25. 25. Alfred Hershey (1908-1997)Martha Chase (1930- ) • 1952 - Studied the bacteriophage T2 and its host bacterium, Escherichia coli • Found that DNA actually is the genetic material that is transferred
  26. 26. James Watson (1928-)Francis Crick (1916-) • 1951 – Collaborated to gather all available data about DNA in order to determine its structure • 1953 Developed ▫ The double helix model for DNA structure ▫ The AT-CG strands that the helix is consisted of
  27. 27. "The structure was too pretty not to be true."-- JAMES D. WATSON
  28. 28. History of Computers
  29. 29. Computer Timeline • ~1000BC The abacus • 1621 The slide rule invented • 1625 Wilhelm Schickards mechanical calculator • 1822 Charles Babbages Difference Engine • 1926 First patent for a semiconductor transistor • 1937 Alan Turing invents the Turing Machine • 1939 Atanasoff-Berry Computer created at Iowa State ▫ the worlds first electronic digital computer • 1939 to 1944 Howard Aikens Harvard Mark I (the IBM ASCC) • 1940 Konrad Zuse -Z2 uses telephone relays instead of mechanical logical circuits • 1943 Collossus - British vacuum tube computer • 1944 Grace Hopper, Mark I Programmer (Harvard Mark I) • 1945 First Computer "Bug", Vannevar Bush "As we may think"
  30. 30. Computer Timeline (cont.) • 1948 to 1951 The first commercial computer – UNIVAC • 1952 G.W.A. Dummer conceives integrated circuits • 1954 FORTRAN language developed by John Backus (IBM) • 1955 First disk storage (IBM) • 1958 First integrated circuit • 1963 Mouse invented by Douglas Englebart • 1963 BASIC (standing for Beginners All Purpose Symbolic Instruction Code) was written (invented) at Dartmouth College, by mathematicians John George Kemeny and Tom Kurtzas as a teaching tool for undergraduates • 1969 UNIX OS developed by Kenneth Thompson • 1970 First static and dynamic RAMs • 1971 First microprocessor: the 4004 • 1972 C language created by Dennis Ritchie • 1975 Microsoft founded by Bill Gates and Paul Allen • 1976 Apple I and Apple II microcomputers released • 1981 First IBM PC with DOS • 1985 Microsoft Windows introduced • 1985 C++ language introduced • 1992 Pentium processor • 1993 First PDA • 1994 JAVA introduced by James Gosling • 1994 Csharp language introduced
  31. 31. Putting it all Together• Bioinformatics is basically where the findings in genetics and the advancement in technology meet in that computers can be helpful to the advancement of genetics.• Depending on the definition of Bioinformatics used, or the source , it can be anywhere between 13 to 40 years old ▫ Bioinformatics like studies were being performed in the ’60s long before it was given a name  Sometimes called “molecular evolution” ▫ The term Bioinformatics was first published in 1991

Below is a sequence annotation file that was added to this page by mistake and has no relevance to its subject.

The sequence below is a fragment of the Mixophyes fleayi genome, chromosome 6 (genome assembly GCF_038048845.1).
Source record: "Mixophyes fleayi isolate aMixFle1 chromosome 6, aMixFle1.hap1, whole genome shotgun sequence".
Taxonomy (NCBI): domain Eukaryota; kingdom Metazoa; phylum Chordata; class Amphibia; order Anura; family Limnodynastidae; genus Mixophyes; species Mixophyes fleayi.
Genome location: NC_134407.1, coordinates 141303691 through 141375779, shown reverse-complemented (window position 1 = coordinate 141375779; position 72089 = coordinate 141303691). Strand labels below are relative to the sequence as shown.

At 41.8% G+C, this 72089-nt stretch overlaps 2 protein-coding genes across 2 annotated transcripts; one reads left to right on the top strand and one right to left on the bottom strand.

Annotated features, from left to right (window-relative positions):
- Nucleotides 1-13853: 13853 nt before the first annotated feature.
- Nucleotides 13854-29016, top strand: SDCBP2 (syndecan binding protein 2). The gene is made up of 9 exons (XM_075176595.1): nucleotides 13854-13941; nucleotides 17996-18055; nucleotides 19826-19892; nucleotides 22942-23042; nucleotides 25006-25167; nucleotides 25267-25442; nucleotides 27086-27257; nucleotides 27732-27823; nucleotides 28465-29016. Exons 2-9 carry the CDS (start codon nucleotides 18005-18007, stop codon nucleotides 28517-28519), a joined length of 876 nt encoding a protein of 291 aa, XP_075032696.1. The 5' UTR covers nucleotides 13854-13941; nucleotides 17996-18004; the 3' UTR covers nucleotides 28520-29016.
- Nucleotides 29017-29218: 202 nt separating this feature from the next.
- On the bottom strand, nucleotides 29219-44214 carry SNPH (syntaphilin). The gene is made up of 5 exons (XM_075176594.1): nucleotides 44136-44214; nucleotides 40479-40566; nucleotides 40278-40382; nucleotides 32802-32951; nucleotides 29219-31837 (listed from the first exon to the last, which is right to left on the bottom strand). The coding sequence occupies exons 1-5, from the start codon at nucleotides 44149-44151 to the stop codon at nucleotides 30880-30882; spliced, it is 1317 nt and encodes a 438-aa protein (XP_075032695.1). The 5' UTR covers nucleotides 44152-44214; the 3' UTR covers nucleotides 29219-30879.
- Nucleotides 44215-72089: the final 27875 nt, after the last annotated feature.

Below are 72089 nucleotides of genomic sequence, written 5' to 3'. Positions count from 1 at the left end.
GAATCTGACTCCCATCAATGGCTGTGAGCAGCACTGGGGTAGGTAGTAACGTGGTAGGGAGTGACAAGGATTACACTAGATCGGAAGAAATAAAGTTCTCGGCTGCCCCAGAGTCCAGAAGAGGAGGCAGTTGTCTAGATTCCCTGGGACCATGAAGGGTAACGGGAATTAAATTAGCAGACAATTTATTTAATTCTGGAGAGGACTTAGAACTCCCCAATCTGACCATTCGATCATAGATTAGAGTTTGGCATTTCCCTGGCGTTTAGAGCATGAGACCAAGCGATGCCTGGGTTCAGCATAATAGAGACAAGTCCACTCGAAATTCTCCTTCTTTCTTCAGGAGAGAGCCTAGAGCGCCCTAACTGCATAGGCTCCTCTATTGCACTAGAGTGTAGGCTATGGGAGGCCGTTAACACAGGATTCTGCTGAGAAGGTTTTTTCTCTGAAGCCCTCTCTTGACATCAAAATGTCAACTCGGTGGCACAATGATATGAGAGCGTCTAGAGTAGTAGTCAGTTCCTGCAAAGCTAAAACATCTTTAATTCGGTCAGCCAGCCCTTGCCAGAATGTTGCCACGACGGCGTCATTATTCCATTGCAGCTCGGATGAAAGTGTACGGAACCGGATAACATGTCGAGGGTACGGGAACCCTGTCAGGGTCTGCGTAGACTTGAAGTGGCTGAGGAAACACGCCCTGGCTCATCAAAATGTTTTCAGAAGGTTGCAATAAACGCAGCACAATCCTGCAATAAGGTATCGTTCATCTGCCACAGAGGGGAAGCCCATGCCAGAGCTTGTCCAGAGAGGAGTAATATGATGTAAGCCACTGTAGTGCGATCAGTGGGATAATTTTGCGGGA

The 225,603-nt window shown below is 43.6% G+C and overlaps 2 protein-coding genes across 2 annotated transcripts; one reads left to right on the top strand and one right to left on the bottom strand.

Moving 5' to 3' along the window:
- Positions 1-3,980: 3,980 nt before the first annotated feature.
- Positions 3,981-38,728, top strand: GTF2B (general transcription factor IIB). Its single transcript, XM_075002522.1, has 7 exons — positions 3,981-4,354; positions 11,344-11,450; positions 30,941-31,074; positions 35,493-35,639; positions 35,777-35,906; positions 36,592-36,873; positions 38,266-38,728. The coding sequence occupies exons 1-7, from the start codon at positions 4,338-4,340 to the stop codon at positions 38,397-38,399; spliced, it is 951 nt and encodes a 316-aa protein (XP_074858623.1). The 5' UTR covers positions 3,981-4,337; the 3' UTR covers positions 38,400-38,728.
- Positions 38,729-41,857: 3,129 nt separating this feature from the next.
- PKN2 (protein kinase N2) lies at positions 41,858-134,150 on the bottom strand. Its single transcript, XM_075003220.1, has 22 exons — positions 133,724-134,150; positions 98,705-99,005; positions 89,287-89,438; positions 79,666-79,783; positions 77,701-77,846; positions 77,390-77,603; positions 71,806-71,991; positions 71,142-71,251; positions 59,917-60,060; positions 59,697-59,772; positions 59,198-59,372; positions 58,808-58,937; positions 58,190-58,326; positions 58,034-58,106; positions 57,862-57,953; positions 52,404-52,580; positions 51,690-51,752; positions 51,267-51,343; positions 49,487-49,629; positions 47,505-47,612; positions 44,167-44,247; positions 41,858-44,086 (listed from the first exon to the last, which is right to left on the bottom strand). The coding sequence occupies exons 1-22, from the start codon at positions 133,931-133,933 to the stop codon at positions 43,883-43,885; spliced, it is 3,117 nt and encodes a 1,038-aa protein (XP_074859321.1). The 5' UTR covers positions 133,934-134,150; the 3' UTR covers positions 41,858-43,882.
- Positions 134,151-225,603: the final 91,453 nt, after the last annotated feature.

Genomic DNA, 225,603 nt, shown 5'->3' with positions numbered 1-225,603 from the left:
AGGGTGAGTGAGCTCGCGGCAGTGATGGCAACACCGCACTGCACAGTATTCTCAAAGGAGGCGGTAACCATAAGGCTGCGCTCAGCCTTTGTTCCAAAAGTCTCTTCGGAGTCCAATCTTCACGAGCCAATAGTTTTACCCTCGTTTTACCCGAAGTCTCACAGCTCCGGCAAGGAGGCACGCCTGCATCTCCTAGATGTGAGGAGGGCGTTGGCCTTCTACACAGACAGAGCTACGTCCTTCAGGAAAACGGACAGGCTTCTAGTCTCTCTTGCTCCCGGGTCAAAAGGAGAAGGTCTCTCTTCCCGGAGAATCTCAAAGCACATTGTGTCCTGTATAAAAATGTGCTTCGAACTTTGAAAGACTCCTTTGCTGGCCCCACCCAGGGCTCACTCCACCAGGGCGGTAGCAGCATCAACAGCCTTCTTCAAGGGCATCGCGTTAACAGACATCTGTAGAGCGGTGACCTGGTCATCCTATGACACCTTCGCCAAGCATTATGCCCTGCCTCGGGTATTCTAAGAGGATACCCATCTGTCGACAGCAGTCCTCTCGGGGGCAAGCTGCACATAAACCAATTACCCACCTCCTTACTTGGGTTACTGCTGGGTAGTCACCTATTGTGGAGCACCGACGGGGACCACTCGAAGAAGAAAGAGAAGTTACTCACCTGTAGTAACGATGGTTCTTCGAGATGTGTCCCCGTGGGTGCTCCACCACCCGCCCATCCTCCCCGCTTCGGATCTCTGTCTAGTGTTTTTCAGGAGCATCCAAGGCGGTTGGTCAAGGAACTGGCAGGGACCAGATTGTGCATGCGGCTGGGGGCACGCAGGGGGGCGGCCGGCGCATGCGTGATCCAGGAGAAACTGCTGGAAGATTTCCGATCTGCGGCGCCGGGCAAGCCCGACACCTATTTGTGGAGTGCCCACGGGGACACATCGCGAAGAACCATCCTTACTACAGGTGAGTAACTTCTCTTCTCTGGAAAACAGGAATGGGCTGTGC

32. 32. Genomics• Classic Genomics• Post Genomic era ▫ Comparative Genomics ▫ Functional Genomics ▫ Structural Genomics
  33. 33. What is Genomics?• Genome ▫ complete set of genetic instructions for making an organism• Genomics ▫ any attempt to analyze or compare the entire genetic complement of a species ▫ Early genomics was mostly recording genome sequences
  34. 34. History of Genomics• 1980 ▫ First complete genome sequence for an organism is published  FX174 - 5,386 base pairs coding nine proteins.  ~5Kb• 1995 ▫ Haemophilus influenzea genome sequenced (flu bacteria, 1.8 Mb)• 1996 ▫ Saccharomyces cerevisiae (bakers yeast, 12.1 Mb)• 1997 ▫ E. coli (4.7 Mbp)• 2000 ▫ Pseudomonas aeruginosa (6.3 Mbp) ▫ A. thaliana genome (100 Mb) ▫ D. melanogaster genome (180Mb)
  35. 35. 2001 The Big One• The Human Genome sequence is published ▫ 3 Gb ▫ And the peasants rejoice!
  36. 36. What next?• Post Genomic era ▫ Comparative Genomics ▫ Functional Genomics ▫ Structural Genomics
  37. 37. Comparative Genomics• the management and analysis of the millions of data points that result from Genomics ▫ Sorting out the mess
  38. 38. Functional Genomics• Other, more direct, large-scale ways of identifying gene functions and associations ▫ (for example yeast two-hybrid methods
  39. 39. Structural Genomics• emphasizes high-throughput, whole-genome analysis. ▫ outlines the current state ▫ future plans of structural genomics efforts around the world and describes the possible benefits of this research
  40. 40. Proteomics
  41. 41. What Is Proteomics?• Proteomics is the study of the proteome—the “PROTEin complement of the genOME”• More specifically, "the qualitative and quantitative comparison of proteomes under different conditions to further unravel biological processes"
  42. 42. What Makes Proteomics Important?• A cell’s DNA—its genome—describes a blueprint for the cell’s potential, all the possible forms that it could conceivably take. It does not describe the cell’s actual, current form, in the same way that the source code of a computer program does not tell us what input a particular user is currently giving his copy of that program.
  43. 43. What Makes Proteomics Important?• All cells in an organism contain the same DNA.• This DNA encodes every possible cell type in that organism—muscle, bone, nerve, skin, etc.• If we want to know about the type and state of a particular cell, the DNA does not help us, in the same way that knowing what language a computer program was written in tells us nothing about what the program does.